Buckle Down: IPAC Services is Prepared for the Downturn

CEO Ron Ward says IPAC Services learned some tough lessons in 2008, but at least those lessons were actually learned

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IPAC’s Ron Ward says the company has secured a large enough market share to weather the current slump. Photo Beauchamp Photography

When Ron Ward brought IPAC Services out of the 2008 recession, he told his family he’d never go through that again. IPAC, a construction and maintenance company working in the oil and gas, ­forestry, mining and power generation sectors, had laid off a lot of employees. It had been growing quickly and the recession left IPAC “in survival mode,” Ward says.

Ward aimed to “build up a war chest,” and the strategy has worked: IPAC has secured a strong enough market share that even in the current downturn, it has invested in employees and assets, taking advantage of both the availability of ­quality talent and the buyer’s market for machinery. With 11 locations, most of which are in the Grande Prairie region, IPAC has logistics centre and an electrical and instrumentation wing. It’s buttressed by an outpost in Fort St. John, B.C., that’s having a record year for profits. In Alberta, IPAC is anticipating 15 to 20 per cent growth in 2015, and its number of employees through the winter was ­markedly similar to pre-2008 levels. “Our bid volume hasn’t dropped,” Ward says.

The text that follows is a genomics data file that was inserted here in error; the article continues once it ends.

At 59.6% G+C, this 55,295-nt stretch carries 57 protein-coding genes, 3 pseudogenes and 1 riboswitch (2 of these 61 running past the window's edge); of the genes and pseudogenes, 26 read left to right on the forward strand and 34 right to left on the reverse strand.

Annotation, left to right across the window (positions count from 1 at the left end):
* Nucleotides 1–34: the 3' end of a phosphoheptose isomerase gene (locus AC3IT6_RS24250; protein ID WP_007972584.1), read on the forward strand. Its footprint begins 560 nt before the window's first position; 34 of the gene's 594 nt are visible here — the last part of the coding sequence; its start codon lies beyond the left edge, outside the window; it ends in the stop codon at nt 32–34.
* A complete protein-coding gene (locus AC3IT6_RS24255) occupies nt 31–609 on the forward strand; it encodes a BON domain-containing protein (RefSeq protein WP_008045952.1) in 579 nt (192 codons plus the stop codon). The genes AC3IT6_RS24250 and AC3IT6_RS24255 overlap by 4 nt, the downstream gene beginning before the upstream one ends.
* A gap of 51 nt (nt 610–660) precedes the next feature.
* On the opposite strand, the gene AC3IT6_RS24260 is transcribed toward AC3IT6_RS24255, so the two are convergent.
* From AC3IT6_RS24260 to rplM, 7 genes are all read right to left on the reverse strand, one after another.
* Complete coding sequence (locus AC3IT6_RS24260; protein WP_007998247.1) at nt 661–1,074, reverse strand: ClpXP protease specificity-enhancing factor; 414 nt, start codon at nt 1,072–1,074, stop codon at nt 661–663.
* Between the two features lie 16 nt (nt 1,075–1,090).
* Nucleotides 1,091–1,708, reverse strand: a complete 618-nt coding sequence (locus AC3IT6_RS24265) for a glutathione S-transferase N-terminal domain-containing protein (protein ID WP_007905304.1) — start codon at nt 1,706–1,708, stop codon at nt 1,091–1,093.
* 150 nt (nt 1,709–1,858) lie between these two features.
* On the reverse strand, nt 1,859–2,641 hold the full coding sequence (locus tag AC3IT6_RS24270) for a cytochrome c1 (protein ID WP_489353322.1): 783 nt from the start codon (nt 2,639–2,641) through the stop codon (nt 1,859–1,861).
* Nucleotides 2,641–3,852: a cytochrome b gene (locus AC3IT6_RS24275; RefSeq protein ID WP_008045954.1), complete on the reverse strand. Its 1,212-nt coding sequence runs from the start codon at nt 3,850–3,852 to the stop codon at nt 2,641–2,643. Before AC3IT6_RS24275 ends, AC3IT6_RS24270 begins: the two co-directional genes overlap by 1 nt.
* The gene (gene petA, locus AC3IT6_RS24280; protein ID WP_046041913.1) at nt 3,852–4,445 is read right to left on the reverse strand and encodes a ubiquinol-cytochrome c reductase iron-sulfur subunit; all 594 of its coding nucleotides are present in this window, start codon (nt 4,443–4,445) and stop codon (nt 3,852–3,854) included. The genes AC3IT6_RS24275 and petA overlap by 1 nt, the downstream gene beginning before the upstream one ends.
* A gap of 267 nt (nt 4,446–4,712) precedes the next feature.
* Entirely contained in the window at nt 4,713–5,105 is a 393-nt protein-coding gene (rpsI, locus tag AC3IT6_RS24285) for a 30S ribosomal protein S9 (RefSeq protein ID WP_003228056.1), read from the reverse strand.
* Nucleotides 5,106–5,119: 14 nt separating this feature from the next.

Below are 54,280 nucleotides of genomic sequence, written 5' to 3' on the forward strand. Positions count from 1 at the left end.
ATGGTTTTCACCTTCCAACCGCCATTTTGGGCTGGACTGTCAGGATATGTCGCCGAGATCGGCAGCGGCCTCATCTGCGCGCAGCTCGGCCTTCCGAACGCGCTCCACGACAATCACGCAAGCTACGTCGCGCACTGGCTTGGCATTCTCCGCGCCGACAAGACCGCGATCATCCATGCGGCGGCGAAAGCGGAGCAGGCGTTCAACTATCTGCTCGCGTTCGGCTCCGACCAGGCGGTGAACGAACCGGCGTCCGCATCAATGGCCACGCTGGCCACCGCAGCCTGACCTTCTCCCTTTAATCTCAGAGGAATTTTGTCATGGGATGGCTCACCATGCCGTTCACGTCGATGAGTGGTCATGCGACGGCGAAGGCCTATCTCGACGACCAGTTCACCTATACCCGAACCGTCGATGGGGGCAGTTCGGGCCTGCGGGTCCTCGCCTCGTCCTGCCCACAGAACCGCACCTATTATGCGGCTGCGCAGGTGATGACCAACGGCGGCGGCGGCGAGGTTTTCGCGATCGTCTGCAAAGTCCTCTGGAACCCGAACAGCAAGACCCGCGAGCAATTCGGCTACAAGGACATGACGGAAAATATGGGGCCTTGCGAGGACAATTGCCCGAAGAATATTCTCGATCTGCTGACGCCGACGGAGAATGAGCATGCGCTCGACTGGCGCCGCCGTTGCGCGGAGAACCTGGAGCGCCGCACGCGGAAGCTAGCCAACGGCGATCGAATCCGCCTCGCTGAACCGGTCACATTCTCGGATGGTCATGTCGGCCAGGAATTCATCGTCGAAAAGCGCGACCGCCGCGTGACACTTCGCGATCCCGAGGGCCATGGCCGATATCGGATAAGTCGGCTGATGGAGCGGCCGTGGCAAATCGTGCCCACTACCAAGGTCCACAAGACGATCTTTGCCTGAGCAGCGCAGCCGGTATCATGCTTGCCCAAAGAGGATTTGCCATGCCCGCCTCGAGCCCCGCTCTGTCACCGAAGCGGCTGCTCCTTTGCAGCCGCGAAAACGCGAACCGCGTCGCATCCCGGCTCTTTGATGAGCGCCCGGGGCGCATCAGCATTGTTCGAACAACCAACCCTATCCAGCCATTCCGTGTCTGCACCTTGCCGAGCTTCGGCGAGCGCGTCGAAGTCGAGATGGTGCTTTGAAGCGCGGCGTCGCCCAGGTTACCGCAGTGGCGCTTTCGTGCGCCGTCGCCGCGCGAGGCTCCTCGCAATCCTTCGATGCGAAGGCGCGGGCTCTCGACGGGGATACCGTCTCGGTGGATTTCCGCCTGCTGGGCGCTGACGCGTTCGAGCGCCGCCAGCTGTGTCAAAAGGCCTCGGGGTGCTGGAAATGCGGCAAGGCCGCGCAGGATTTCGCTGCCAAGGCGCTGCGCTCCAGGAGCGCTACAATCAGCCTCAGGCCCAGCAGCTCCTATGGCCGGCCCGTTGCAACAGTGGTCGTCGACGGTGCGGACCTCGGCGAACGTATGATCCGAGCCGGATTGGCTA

When IPAC began operations in 1989, people told its founders they were crazy. But its ascent in the industry – through steady expansion, acquisitions and diversification – has proved that the boom-and-bust cycle need not be a death sentence for small businesses inextricably tied to oil and gas. “The energy sector, and what we do, never dries up and goes away,” Ward says. “It just becomes more challenging when commodity prices go down. Those that buckle down and do the good work survive, and those that were in it for the good time, not the long time, fall to the wayside.”

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